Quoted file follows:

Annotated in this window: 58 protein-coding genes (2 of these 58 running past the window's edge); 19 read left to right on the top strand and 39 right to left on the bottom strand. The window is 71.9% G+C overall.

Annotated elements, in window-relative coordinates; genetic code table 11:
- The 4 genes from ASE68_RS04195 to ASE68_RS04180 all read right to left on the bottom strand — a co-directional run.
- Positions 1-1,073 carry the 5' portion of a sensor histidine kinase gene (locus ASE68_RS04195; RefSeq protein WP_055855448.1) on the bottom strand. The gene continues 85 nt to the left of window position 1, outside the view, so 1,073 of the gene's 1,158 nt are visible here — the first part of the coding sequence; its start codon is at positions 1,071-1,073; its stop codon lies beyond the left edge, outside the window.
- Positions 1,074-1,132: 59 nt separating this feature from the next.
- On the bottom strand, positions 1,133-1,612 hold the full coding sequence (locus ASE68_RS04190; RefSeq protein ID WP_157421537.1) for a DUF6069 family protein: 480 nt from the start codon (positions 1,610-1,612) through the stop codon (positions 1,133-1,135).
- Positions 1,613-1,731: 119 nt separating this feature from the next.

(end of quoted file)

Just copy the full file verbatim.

Annotated in this window: 58 protein-coding genes (2 of these 58 running past the window's edge); 19 read left to right on the top strand and 39 right to left on the bottom strand. The window is 71.9% G+C overall.

Annotated elements, in window-relative coordinates; genetic code table 11:
- The 4 genes from ASE68_RS04195 to ASE68_RS04180 all read right to left on the bottom strand — a co-directional run.
- Positions 1-1,073 carry the 5' portion of a sensor histidine kinase gene (locus ASE68_RS04195; RefSeq protein WP_055855448.1) on the bottom strand. The gene continues 85 nt to the left of window position 1, outside the view, so 1,073 of the gene's 1,158 nt are visible here — the first part of the coding sequence; its start codon is at positions 1,071-1,073; its stop codon lies beyond the left edge, outside the window.
- Positions 1,074-1,132: 59 nt separating this feature from the next.
- On the bottom strand, positions 1,133-1,612 hold the full coding sequence (locus ASE68_RS04190; RefSeq protein ID WP_157421537.1) for a DUF6069 family protein: 480 nt from the start codon (positions 1,610-1,612) through the stop codon (positions 1,133-1,135).
- Positions 1,613-1,731: 119 nt separating this feature from the next.